First, Kentucky has not moved much historically in terms of state rank of personal income per capita (minus transfer payments) from 1958 to 2013 (we're still 46th!). So, if the "war on coal" was so damaging, something else must have risen to offset the lost income.
According to the BEA, personal income in Kentucky was $159.2 billion dollars in 2013, 98.8% coming from non-farm occupations.So, farming does not put that much in the pockets of Kentuckians-- about $1.5 billion in 2013. Of the non-farm income, a little more than $1.8 billion came from mining earnings, (down from its 2008 peak of $2.4 billion). So, coal represents roughly 1% of the entire Kentucky economy. Together, both farming and mining have not (since 1990) made up more than 4.6% of Kentuckian's income.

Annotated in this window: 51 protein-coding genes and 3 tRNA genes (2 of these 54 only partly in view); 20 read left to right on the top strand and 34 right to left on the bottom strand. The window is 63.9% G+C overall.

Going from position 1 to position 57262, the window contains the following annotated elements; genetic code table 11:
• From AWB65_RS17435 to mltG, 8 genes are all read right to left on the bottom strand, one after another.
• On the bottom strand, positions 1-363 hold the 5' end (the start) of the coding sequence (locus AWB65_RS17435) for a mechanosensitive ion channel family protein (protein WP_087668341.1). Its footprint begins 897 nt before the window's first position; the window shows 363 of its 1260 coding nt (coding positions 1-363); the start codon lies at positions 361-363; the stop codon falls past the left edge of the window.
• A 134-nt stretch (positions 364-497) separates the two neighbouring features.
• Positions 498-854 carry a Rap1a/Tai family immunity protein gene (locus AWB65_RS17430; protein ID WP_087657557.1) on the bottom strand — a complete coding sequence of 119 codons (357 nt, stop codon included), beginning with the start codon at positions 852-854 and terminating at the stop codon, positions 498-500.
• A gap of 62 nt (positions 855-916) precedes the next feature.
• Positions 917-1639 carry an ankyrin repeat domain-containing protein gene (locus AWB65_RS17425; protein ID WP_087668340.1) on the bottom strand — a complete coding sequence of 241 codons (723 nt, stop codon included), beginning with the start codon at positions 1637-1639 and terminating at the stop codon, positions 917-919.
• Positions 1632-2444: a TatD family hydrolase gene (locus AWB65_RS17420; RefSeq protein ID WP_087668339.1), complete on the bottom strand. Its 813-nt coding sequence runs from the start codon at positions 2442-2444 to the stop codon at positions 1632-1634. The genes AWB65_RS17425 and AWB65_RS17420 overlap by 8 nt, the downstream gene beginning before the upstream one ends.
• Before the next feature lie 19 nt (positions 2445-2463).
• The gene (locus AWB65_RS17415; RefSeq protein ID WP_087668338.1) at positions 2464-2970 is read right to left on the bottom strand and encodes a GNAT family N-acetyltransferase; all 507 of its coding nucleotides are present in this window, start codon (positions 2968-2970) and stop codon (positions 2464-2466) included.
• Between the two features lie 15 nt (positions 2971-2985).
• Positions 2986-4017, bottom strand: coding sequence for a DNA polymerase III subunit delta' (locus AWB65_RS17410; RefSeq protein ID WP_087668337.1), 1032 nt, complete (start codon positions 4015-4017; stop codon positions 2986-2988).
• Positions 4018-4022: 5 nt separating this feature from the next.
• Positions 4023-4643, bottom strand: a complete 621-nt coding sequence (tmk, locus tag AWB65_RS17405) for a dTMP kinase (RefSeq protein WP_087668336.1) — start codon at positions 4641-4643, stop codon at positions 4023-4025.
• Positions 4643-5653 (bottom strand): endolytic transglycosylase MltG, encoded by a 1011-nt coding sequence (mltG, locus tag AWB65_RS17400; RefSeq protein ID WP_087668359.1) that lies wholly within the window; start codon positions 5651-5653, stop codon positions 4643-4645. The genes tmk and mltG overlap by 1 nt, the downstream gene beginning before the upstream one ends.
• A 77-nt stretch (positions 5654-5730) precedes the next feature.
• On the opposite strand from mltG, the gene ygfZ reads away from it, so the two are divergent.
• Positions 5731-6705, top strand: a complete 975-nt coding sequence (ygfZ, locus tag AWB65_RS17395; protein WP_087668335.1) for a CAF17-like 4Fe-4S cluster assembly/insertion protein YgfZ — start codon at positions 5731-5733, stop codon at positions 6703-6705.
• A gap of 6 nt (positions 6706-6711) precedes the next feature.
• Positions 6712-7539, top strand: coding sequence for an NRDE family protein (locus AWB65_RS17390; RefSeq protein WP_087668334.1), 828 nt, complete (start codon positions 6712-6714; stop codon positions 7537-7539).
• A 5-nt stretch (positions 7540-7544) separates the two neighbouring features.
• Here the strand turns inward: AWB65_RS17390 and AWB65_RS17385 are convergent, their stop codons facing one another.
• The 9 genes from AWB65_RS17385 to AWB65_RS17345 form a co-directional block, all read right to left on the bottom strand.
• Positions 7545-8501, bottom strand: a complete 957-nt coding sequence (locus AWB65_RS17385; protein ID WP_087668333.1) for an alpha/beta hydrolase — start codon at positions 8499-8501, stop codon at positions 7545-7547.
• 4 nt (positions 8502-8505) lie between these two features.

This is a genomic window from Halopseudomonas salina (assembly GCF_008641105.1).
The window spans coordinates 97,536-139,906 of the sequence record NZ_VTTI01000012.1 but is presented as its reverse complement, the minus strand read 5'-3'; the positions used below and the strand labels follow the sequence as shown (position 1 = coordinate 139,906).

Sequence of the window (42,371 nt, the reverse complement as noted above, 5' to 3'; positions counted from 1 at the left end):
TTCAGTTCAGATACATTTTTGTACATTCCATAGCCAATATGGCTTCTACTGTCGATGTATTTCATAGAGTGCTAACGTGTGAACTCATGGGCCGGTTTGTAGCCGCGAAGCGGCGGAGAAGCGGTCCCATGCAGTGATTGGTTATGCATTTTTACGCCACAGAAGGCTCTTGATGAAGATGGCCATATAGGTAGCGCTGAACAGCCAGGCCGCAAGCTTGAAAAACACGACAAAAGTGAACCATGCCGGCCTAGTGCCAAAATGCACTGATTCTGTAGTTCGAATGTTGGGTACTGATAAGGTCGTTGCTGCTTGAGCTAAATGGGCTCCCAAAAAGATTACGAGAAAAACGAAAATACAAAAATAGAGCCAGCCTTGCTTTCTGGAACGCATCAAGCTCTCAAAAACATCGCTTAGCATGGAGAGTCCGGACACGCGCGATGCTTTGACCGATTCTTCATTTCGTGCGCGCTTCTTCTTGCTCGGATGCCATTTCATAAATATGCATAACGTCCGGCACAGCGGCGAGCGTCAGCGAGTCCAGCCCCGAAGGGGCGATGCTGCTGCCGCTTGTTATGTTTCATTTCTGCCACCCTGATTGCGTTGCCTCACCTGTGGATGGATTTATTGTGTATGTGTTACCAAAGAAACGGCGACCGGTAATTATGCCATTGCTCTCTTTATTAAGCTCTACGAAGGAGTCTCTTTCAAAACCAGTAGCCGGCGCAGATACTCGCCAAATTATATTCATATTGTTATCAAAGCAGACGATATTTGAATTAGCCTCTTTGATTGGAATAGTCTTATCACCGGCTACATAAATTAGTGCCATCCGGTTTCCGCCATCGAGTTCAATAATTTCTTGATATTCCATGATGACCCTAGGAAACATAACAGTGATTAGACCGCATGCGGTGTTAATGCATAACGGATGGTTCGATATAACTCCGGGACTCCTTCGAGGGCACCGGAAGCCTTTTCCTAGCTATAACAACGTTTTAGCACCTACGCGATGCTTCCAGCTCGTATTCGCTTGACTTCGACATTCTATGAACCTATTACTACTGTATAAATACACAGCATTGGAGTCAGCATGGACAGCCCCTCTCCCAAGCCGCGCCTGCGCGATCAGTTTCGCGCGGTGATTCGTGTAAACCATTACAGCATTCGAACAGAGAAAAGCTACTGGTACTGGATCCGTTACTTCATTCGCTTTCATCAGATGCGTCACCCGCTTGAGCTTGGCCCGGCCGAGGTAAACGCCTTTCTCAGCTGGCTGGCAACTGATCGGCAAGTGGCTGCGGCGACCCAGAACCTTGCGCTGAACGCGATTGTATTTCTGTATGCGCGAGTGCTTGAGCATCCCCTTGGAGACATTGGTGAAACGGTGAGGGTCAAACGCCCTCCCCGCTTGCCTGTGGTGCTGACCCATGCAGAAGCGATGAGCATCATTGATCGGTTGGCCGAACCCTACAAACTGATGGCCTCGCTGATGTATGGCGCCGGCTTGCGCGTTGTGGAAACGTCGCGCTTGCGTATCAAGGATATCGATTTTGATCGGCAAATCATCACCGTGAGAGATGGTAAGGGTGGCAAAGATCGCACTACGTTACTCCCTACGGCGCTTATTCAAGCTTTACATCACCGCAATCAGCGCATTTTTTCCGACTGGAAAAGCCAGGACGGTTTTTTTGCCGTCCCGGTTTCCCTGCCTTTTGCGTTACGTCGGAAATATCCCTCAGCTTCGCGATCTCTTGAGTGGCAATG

11.4 thousand work in mining (less than 1%). That is down from a recent high in 1990 of 29.3 thousand. About 4,300 people work in farming, fishing, and forestry occupations (this does not count people who own or live on farms). In other words, the political ads seem to suggest that a small minority of people in Kentucky have a huge sway in how we should vote.
Likewise, distribution, science, and professional service-related industries generate over $5 billion in earnings for the Louisville region alone.
So, where's the money, where's the growth, where's the future for Kentucky? In areas other than coal and farming. Why not celebrate a little more on the growth in these areas rather than focusing on the relative decline of a very small sector of the economy? Where do you aspire for your children and grandchildren to work? Are these areas reflected in the advertisements intended to sway your vote?